BACTERIA could soon be used to end the need for the human repair of infrastructure that carries complex or costly maintenance needs.
“This is no longer science fiction,” Professor Kevin Paine of the University of Bath’s department of architecture and civil engineering, told Project Scotland. “I honestly think with the way the trials are going we could see this being used within ten years – possibly five.”
He has been researching the concept of using bacteria to ‘heal’ concrete since 2011, after a journalist asked if he had heard of the concept during an interview for an architecture journal. Shortly after, he travelled to the Netherlands to meet with Dr Henk Jonkers, a micro-biologist at Delft Technical University, who had been exploring the concept for a number of years.
It involves incorporating bacteria spores into concrete mixtures. Once structures containing the bacteria get to a point where cracking occurs, the bacteria fill the gap by converting nutrients into limestone.
“Buildings are designed with consideration for how the concrete will be in 20 to 50-years’ time,” Professor Paine added. “But with self-healing concrete it may well be that they remain as they were when first built, because the concrete won’t degrade as it will have repaired itself several times.”
Since his trip to the Netherlands, Professor Paine has been working alongside colleagues from the University of Bath’s biology and biochemistry department. Ironically, he dropped biology before sitting his GCSEs in school saying he did not find it interesting. “I actually find it incredibly fascinating now,” he said. “I’m able to answer questions about the microbiology side of the research and suggest ways we can make it work better.”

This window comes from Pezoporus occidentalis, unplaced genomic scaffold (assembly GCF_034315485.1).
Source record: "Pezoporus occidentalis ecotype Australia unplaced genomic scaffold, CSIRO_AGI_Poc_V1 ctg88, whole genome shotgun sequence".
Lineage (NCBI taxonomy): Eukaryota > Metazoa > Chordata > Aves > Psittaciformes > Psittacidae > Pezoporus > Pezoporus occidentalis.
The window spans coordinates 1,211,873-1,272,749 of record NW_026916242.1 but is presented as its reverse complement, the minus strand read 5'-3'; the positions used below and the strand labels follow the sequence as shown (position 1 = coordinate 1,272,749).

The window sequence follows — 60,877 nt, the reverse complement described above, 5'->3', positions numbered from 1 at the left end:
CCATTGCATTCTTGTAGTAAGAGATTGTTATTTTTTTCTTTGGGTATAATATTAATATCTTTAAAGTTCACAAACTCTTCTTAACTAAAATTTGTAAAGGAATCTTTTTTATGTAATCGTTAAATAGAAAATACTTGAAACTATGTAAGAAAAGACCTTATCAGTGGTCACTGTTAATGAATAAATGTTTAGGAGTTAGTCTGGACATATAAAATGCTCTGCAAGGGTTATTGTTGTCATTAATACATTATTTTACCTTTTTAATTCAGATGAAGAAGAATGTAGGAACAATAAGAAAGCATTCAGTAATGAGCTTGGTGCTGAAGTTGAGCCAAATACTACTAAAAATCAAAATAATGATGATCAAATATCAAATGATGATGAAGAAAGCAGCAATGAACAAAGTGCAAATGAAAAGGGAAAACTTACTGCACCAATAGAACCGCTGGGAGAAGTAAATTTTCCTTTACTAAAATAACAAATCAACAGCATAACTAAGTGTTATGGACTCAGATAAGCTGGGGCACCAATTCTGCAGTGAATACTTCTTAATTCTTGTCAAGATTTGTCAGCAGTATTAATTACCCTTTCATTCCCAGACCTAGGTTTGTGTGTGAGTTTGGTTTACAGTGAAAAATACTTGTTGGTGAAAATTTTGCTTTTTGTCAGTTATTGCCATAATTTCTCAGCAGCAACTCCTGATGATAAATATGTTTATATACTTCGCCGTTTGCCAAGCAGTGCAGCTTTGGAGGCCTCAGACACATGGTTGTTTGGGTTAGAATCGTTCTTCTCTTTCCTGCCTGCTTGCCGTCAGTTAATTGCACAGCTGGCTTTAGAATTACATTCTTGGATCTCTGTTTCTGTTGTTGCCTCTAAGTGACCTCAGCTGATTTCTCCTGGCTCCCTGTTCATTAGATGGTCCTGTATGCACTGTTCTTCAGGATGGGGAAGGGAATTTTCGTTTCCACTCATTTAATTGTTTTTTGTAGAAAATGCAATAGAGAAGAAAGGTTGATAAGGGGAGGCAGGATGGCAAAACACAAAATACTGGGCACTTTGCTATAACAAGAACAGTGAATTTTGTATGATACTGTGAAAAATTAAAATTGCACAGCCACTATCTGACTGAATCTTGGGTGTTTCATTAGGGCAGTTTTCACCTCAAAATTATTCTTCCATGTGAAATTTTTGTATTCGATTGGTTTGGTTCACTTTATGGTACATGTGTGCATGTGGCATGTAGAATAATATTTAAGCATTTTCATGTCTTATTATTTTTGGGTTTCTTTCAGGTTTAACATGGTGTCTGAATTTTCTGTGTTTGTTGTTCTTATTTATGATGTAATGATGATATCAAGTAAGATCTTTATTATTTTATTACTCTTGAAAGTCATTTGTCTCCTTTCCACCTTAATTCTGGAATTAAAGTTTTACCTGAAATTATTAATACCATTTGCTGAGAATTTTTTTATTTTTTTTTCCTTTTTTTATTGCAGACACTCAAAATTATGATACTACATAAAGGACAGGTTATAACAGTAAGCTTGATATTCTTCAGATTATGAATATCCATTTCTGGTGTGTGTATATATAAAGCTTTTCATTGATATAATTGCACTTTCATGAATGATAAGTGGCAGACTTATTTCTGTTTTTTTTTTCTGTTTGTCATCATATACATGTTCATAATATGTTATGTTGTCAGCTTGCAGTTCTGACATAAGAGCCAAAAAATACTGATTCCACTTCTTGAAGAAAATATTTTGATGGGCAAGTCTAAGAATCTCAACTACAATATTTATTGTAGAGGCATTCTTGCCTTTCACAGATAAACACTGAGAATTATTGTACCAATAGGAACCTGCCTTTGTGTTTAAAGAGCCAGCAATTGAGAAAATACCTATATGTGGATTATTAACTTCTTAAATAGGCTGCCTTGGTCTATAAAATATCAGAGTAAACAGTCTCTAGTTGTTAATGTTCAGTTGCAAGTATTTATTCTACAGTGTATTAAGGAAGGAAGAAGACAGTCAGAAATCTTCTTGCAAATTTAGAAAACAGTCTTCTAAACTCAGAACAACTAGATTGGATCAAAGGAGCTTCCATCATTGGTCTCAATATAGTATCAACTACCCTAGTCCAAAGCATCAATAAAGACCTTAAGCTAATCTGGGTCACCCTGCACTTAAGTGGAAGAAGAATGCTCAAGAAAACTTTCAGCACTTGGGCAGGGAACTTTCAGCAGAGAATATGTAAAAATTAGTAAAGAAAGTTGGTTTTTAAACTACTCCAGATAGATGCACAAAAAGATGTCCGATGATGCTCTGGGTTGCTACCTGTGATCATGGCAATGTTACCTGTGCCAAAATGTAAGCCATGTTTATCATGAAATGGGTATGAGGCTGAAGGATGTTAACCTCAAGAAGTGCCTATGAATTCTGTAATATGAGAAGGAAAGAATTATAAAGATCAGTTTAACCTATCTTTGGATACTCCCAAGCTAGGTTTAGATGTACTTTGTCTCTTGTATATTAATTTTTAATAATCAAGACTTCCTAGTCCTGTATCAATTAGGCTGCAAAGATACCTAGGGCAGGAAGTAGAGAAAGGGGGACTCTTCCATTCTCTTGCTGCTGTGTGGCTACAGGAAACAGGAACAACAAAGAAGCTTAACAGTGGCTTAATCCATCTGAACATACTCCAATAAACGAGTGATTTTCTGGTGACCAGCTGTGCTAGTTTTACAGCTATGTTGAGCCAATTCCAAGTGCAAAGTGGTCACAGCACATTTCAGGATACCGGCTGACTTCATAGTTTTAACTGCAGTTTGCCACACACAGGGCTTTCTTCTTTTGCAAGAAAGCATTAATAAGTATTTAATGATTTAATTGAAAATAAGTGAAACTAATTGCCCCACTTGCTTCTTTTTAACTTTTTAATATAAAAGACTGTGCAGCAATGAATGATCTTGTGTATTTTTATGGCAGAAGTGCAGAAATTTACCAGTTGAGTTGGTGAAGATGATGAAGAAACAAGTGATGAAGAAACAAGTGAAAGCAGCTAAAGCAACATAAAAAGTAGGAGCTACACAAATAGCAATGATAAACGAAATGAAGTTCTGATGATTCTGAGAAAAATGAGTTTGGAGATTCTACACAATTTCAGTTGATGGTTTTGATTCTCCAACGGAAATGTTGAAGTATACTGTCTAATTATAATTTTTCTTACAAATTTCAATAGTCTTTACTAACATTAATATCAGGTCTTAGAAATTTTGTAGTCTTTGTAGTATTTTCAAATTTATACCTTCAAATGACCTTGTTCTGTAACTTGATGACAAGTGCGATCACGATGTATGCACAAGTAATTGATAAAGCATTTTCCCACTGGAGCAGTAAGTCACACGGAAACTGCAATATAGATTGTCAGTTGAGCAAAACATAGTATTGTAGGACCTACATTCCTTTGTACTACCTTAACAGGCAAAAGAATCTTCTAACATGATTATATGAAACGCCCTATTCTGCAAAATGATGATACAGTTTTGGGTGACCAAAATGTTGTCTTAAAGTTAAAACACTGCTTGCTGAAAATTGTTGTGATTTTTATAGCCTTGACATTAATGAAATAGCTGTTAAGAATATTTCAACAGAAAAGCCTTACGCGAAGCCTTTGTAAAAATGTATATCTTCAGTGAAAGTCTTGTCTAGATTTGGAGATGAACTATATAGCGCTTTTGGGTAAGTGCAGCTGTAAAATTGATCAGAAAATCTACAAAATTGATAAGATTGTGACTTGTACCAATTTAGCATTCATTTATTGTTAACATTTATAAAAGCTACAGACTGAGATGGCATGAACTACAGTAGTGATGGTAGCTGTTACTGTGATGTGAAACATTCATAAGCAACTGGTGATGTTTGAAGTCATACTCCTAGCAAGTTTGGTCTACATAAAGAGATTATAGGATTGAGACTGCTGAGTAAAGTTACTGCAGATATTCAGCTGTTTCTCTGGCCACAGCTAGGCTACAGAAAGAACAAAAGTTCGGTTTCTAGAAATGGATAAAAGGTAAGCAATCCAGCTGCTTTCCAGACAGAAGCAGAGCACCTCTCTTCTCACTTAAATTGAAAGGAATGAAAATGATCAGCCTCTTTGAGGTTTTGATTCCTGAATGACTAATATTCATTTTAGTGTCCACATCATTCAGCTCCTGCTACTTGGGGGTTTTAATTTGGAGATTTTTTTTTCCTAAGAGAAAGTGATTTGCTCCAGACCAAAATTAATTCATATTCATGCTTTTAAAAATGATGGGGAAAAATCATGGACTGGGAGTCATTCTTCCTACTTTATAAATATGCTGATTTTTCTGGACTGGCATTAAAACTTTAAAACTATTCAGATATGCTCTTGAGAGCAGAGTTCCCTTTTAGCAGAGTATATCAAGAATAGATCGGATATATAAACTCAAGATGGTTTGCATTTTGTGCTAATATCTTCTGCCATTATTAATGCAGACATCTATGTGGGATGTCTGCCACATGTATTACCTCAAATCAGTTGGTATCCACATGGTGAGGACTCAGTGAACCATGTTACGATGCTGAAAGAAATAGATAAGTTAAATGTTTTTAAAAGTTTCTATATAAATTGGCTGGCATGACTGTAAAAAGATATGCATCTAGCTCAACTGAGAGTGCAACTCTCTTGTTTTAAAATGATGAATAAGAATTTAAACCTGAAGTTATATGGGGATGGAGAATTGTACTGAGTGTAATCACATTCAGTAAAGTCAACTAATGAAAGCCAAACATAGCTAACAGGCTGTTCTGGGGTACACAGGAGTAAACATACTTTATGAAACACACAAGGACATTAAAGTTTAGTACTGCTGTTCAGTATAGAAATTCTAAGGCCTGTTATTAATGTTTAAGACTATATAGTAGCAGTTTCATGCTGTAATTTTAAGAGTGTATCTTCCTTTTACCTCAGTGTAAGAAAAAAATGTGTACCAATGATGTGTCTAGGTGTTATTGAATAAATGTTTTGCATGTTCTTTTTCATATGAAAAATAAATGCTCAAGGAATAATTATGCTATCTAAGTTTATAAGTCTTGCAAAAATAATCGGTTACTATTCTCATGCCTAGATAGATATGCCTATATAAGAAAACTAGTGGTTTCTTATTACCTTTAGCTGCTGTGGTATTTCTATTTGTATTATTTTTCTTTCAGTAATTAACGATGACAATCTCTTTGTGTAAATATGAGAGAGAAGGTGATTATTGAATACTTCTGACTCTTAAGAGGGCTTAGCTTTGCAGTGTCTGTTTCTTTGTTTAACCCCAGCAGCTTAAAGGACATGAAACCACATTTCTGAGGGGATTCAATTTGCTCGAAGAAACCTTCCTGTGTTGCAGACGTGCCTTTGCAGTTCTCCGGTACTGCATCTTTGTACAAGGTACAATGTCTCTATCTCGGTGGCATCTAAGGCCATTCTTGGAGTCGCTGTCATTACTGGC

He insists, however, that biologists are imperative to the research – his primary role is to provide knowledge about how cement works and the behaviour of concrete.
The main challenge for the research is to ensure the bacteria remain alive and are able to continuously repair damage – as opposed to simply filling a crack and then perishing. Professor Paine said that using the method would be more costly than traditional concrete construction, with the obvious carrot being that money and time would be saved on long-term maintenance.
This would be negated if only one healing process was possible.
Now that we know self-healing concrete is a reality and we can make it happen, Professor Paine said the question is how to utilise this in design.
One way which could ensure the bacteria remain alive is to have minuscule ‘pipes’ within the concrete. The pipes contain the nutrients, or food, required by the bacteria which would allow for them to reproduce and repair once cracks emerge. They would then lie dormant as spores until more food is filtered through any cracks that appear. However, Professor Paine said some within the construction industry are sceptical of this method.
“They don’t like the idea of having these flow networks within their concrete, because they think it might make it easier for substances to get to the reinforcement,” he explained. “If designed effectively, I think it’s a brilliant idea. But until industry gets on board, we’re going to have to continue with (bacteria) capsules mixed into the concrete and the problem with capsules is that they’re more likely to be one-off repair solutions.”
Professor Paine added that as research continues and the method is perfected to a point where self-healing concrete is used in construction, it’ll be more likely to be seen in projects involving structures where a need for repair would be catastrophic or extremely expensive – such as high speed railway lines or underwater and underground structures.
The Royal Society highlighted the research being undertaken on self-healing in a recent report on animate materials. The document states that an estimated £8-9 billion is spent annually by the UK construction industry on repair and maintenance of infrastructure, it continues by reading that ‘some of the biggest’ economic gains could be made by utilising living building materials such as self-healing concrete.
“What we’re trying to reduce is not so much the repair, but the expense of repair,” Professor Paine explained. “We want to take out the need for digging up roads or going underwater to get to these things and keep an eye on that – that’s expensive. If you’ve got a situation where you’re not sure if the concrete is going to self-heal or not, then you still need to keep monitoring it – whereas, if you know that the concrete is going to keep looking after itself without any need to be monitored, it’s a lot more cost effective.”